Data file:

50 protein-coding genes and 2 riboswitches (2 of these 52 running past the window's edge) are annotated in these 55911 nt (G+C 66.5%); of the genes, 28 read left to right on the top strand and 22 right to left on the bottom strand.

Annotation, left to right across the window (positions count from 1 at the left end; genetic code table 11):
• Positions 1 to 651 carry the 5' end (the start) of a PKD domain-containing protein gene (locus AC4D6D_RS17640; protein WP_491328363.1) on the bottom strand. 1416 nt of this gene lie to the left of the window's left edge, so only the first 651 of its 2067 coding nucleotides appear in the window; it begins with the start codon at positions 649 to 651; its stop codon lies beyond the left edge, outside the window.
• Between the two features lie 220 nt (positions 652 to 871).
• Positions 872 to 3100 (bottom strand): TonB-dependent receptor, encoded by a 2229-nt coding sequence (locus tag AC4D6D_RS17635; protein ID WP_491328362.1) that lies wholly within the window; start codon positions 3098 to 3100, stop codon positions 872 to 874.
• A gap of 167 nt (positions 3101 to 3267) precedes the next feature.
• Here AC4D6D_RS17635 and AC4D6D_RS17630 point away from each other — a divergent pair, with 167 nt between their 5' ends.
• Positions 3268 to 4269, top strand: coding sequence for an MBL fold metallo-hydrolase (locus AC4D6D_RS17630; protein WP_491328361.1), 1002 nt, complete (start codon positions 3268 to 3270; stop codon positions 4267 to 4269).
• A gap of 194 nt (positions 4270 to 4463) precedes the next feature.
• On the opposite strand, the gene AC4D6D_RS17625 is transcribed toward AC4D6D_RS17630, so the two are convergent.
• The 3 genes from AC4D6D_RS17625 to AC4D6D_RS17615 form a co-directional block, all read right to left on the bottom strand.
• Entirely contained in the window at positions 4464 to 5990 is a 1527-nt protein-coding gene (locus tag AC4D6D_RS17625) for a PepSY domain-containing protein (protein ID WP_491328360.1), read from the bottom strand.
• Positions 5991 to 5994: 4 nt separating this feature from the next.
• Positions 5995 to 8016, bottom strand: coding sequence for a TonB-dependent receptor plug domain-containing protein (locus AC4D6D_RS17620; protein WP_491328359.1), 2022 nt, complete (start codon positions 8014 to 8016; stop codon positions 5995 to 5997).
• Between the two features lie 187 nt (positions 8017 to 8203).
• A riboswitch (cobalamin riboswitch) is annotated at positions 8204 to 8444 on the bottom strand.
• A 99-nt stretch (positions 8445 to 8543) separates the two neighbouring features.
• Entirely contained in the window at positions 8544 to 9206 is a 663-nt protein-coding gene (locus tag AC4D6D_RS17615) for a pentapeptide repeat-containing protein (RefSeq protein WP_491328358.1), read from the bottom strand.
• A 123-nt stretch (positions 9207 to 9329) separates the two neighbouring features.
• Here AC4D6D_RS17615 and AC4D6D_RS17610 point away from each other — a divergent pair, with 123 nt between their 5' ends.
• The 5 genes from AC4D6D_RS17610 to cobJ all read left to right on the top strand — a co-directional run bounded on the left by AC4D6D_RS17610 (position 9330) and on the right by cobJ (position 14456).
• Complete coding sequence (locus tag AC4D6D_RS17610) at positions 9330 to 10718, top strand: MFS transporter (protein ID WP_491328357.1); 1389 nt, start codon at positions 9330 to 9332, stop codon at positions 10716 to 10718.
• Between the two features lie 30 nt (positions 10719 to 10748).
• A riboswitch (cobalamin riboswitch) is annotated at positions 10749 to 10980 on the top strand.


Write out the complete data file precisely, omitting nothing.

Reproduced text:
50 protein-coding genes and 2 riboswitches (2 of these 52 running past the window's edge) are annotated in these 55911 nt (G+C 66.5%); of the genes, 28 read left to right on the top strand and 22 right to left on the bottom strand.

Annotation, left to right across the window (positions count from 1 at the left end; genetic code table 11):
• Positions 1 to 651 carry the 5' end (the start) of a PKD domain-containing protein gene (locus AC4D6D_RS17640; protein WP_491328363.1) on the bottom strand. 1416 nt of this gene lie to the left of the window's left edge, so only the first 651 of its 2067 coding nucleotides appear in the window; it begins with the start codon at positions 649 to 651; its stop codon lies beyond the left edge, outside the window.
• Between the two features lie 220 nt (positions 652 to 871).
• Positions 872 to 3100 (bottom strand): TonB-dependent receptor, encoded by a 2229-nt coding sequence (locus tag AC4D6D_RS17635; protein ID WP_491328362.1) that lies wholly within the window; start codon positions 3098 to 3100, stop codon positions 872 to 874.
• A gap of 167 nt (positions 3101 to 3267) precedes the next feature.
• Here AC4D6D_RS17635 and AC4D6D_RS17630 point away from each other — a divergent pair, with 167 nt between their 5' ends.
• Positions 3268 to 4269, top strand: coding sequence for an MBL fold metallo-hydrolase (locus AC4D6D_RS17630; protein WP_491328361.1), 1002 nt, complete (start codon positions 3268 to 3270; stop codon positions 4267 to 4269).
• A gap of 194 nt (positions 4270 to 4463) precedes the next feature.
• On the opposite strand, the gene AC4D6D_RS17625 is transcribed toward AC4D6D_RS17630, so the two are convergent.
• The 3 genes from AC4D6D_RS17625 to AC4D6D_RS17615 form a co-directional block, all read right to left on the bottom strand.
• Entirely contained in the window at positions 4464 to 5990 is a 1527-nt protein-coding gene (locus tag AC4D6D_RS17625) for a PepSY domain-containing protein (protein ID WP_491328360.1), read from the bottom strand.
• Positions 5991 to 5994: 4 nt separating this feature from the next.
• Positions 5995 to 8016, bottom strand: coding sequence for a TonB-dependent receptor plug domain-containing protein (locus AC4D6D_RS17620; protein WP_491328359.1), 2022 nt, complete (start codon positions 8014 to 8016; stop codon positions 5995 to 5997).
• Between the two features lie 187 nt (positions 8017 to 8203).
• A riboswitch (cobalamin riboswitch) is annotated at positions 8204 to 8444 on the bottom strand.
• A 99-nt stretch (positions 8445 to 8543) separates the two neighbouring features.
• Entirely contained in the window at positions 8544 to 9206 is a 663-nt protein-coding gene (locus tag AC4D6D_RS17615) for a pentapeptide repeat-containing protein (RefSeq protein WP_491328358.1), read from the bottom strand.
• A 123-nt stretch (positions 9207 to 9329) separates the two neighbouring features.
• Here AC4D6D_RS17615 and AC4D6D_RS17610 point away from each other — a divergent pair, with 123 nt between their 5' ends.
• The 5 genes from AC4D6D_RS17610 to cobJ all read left to right on the top strand — a co-directional run bounded on the left by AC4D6D_RS17610 (position 9330) and on the right by cobJ (position 14456).
• Complete coding sequence (locus tag AC4D6D_RS17610) at positions 9330 to 10718, top strand: MFS transporter (protein ID WP_491328357.1); 1389 nt, start codon at positions 9330 to 9332, stop codon at positions 10716 to 10718.
• Between the two features lie 30 nt (positions 10719 to 10748).
• A riboswitch (cobalamin riboswitch) is annotated at positions 10749 to 10980 on the top strand.